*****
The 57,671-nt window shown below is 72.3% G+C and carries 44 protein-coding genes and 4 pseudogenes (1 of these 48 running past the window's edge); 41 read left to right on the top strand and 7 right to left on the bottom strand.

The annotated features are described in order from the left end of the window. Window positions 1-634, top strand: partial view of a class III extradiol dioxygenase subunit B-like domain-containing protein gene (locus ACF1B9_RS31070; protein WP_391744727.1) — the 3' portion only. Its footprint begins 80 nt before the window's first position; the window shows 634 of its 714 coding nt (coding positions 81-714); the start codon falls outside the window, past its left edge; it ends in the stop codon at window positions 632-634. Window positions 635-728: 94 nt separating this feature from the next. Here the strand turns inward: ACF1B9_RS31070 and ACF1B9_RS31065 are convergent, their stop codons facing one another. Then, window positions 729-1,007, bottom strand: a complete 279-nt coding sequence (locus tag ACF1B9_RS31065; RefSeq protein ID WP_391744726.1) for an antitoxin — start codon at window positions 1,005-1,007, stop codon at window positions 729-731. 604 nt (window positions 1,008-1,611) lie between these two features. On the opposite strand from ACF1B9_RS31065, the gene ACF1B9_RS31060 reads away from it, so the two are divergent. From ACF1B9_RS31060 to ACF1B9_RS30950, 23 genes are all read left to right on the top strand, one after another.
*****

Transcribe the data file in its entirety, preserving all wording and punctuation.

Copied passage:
The 57,671-nt window shown below is 72.3% G+C and carries 44 protein-coding genes and 4 pseudogenes (1 of these 48 running past the window's edge); 41 read left to right on the top strand and 7 right to left on the bottom strand.

The annotated features are described in order from the left end of the window. Window positions 1-634, top strand: partial view of a class III extradiol dioxygenase subunit B-like domain-containing protein gene (locus ACF1B9_RS31070; protein WP_391744727.1) — the 3' portion only. Its footprint begins 80 nt before the window's first position; the window shows 634 of its 714 coding nt (coding positions 81-714); the start codon falls outside the window, past its left edge; it ends in the stop codon at window positions 632-634. Window positions 635-728: 94 nt separating this feature from the next. Here the strand turns inward: ACF1B9_RS31070 and ACF1B9_RS31065 are convergent, their stop codons facing one another. Then, window positions 729-1,007, bottom strand: a complete 279-nt coding sequence (locus tag ACF1B9_RS31065; RefSeq protein ID WP_391744726.1) for an antitoxin — start codon at window positions 1,005-1,007, stop codon at window positions 729-731. 604 nt (window positions 1,008-1,611) lie between these two features. On the opposite strand from ACF1B9_RS31065, the gene ACF1B9_RS31060 reads away from it, so the two are divergent. From ACF1B9_RS31060 to ACF1B9_RS30950, 23 genes are all read left to right on the top strand, one after another.